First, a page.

Touch me not for I can Heal!
Humans are emotional and our response to these emotions, in turn, makes us a part of the race. The way we react to a simple comforting touch or harsh physical pull and push is just one way to show our immediate response to the sense of touch. This response comes as naturally to us as the breath that we take every day. We get these responses to our stimuli so often that we almost take them for granted. As individuals, we develop our thoughts and opinions based on our responses to those stimuli, be it physical, emotional, or psychological. Our everyday correspondence is the result of that tactile build-up. This synthesis arises when we experience our ideas along with each moment of our interaction with anything living or non-living.
How wide or close is the space between that stimulus and corresponding response, makes up our opinions and reactions in our behaviours. Similarly, if we consider our interaction with plants, they are unable to react to us physically as per their basic characteristics. However, plants like Mimosa Pudica in a way defy the norm and manage to surprise even the most sceptical of us! Its characteristic of shutting its leaves the moment we touch them is a reflex that makes us realize that nature provides us with elements of surprise now and then. We just need to come closer to enhance our knowledge.
Apart from its response to our touch, this plant even shows its capacity to open and close at sunrise and sunset, respectively. Since there is such a unique quality of Mimosa with its reactions to the ability of touch, usually it becomes a perfect specimen for experimenting upon for the memory repetitions of its habit of closing. There is a mimosa pudica in all of us. It may be visible or hidden as a trait, but each one of us responds to the stimuli that we come across in our lives. We experience life through a variety of touches that we experience in our daily living. Our vision may overshadow our thoughts, but the touch makes us more receptive to creating our perceptions, actions, reactions, and psychology. Apart from psychology, there is a deep philosophy that makes us who we are because of the sense of touch we develop throughout our lifespan. A simple touch, pressure, or an innocent poke has the power to depict our emotions and perceptions about our relationships and personality.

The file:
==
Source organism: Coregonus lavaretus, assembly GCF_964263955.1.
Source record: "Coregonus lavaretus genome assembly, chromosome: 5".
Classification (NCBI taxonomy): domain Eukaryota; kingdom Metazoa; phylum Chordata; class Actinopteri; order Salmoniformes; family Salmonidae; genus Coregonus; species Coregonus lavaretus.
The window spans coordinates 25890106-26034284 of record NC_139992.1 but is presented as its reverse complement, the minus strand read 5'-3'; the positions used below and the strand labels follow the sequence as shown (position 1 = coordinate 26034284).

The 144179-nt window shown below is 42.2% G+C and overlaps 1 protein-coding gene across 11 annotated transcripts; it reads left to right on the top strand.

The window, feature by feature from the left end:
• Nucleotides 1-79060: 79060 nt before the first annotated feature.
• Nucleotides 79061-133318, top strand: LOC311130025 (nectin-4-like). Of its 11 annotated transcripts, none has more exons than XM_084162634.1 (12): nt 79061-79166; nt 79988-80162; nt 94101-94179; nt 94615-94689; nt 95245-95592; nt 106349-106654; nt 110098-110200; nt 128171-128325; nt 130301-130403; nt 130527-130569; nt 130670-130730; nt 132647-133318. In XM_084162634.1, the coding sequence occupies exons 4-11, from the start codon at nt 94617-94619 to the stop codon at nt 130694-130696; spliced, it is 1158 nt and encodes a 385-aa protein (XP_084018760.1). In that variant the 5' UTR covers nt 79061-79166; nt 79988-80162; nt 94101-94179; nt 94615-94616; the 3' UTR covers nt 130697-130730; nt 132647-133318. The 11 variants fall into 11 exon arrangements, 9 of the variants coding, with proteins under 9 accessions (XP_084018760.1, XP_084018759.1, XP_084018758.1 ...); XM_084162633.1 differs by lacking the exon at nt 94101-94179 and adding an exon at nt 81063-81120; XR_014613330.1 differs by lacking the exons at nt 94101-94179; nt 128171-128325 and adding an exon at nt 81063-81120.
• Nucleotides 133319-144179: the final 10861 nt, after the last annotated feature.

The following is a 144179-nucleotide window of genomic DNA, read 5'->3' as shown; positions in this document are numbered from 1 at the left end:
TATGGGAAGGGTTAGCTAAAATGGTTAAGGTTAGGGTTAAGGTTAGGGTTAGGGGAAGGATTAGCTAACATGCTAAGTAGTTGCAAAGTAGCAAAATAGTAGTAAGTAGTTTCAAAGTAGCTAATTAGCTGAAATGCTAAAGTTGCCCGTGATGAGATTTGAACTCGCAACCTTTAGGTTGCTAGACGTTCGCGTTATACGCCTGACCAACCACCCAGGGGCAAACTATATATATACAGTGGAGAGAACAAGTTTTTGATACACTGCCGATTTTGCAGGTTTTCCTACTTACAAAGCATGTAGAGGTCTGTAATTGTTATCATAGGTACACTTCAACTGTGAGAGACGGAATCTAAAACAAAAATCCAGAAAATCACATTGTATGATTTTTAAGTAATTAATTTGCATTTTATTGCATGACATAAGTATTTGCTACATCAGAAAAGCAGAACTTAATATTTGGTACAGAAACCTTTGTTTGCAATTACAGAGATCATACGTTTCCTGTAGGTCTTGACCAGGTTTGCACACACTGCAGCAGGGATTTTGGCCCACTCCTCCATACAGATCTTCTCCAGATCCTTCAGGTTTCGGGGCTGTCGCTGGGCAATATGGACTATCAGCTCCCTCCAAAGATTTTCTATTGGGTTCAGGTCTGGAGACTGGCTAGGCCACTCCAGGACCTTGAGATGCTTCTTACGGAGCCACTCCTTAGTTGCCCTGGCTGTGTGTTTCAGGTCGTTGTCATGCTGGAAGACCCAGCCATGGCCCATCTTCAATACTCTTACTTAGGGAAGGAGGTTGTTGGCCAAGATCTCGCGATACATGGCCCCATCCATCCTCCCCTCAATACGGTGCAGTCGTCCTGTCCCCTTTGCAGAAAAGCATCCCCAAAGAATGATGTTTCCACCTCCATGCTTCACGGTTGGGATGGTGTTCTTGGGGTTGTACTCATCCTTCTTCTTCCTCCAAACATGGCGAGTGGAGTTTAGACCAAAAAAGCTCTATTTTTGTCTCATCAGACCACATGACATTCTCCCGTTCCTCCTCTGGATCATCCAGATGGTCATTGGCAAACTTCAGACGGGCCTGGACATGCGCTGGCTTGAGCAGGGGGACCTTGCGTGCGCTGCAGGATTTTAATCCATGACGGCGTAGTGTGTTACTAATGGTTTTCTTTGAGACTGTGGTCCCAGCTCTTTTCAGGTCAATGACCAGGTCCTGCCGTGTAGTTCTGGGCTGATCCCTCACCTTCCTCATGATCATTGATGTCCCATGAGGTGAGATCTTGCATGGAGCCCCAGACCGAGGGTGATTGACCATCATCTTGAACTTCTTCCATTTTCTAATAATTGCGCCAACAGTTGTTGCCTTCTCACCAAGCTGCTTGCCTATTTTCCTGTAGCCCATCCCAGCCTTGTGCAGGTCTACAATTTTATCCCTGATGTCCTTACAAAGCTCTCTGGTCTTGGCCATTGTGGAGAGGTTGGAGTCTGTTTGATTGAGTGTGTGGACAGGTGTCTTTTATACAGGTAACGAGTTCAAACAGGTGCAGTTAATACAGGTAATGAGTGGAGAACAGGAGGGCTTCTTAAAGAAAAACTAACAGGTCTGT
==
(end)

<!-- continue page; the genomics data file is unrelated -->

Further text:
Our response to stimuli is so intense that one simple touch can develop our sense of trust and connection by reducing the stress hormones (cortisol). A kiss, a hug, those back rubs, an unconscious gentle physical contact for twenty minutes, is enough to release oxytocin. This is the confirmation that pushes medical science to heighten the usage of touch with the new life that is born. More physical proximity with young ones has proven to develop their cognitive, motor skills and decrease chances of violence and aggression in their behaviour. In a way, the touching becomes more therapeutic, almost like a healing power for the productive development of humans. The intensity of the impact of this sense of touch can be similarly observed in plants like ‘touch me not’.